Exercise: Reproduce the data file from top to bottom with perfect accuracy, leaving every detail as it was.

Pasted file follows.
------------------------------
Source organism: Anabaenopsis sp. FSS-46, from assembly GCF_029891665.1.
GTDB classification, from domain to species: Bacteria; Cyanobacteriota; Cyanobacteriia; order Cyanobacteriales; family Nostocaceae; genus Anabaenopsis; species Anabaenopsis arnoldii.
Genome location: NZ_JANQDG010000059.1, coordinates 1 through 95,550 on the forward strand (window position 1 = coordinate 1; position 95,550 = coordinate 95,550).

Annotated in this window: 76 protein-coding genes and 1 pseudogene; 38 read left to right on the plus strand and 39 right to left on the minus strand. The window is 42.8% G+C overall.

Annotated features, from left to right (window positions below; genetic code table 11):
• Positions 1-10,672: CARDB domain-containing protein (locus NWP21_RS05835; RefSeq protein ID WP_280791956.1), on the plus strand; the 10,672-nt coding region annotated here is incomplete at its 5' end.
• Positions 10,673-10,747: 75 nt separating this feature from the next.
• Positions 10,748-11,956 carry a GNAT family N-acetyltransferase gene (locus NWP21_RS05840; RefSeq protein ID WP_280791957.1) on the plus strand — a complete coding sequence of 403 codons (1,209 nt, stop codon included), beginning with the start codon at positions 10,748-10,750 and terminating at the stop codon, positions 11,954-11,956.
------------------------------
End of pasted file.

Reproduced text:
Source organism: Anabaenopsis sp. FSS-46, from assembly GCF_029891665.1.
GTDB classification, from domain to species: Bacteria; Cyanobacteriota; Cyanobacteriia; order Cyanobacteriales; family Nostocaceae; genus Anabaenopsis; species Anabaenopsis arnoldii.
Genome location: NZ_JANQDG010000059.1, coordinates 1 through 95,550 on the forward strand (window position 1 = coordinate 1; position 95,550 = coordinate 95,550).

Annotated in this window: 76 protein-coding genes and 1 pseudogene; 38 read left to right on the plus strand and 39 right to left on the minus strand. The window is 42.8% G+C overall.

Annotated features, from left to right (window positions below; genetic code table 11):
• Positions 1-10,672: CARDB domain-containing protein (locus NWP21_RS05835; RefSeq protein ID WP_280791956.1), on the plus strand; the 10,672-nt coding region annotated here is incomplete at its 5' end.
• Positions 10,673-10,747: 75 nt separating this feature from the next.
• Positions 10,748-11,956 carry a GNAT family N-acetyltransferase gene (locus NWP21_RS05840; RefSeq protein ID WP_280791957.1) on the plus strand — a complete coding sequence of 403 codons (1,209 nt, stop codon included), beginning with the start codon at positions 10,748-10,750 and terminating at the stop codon, positions 11,954-11,956.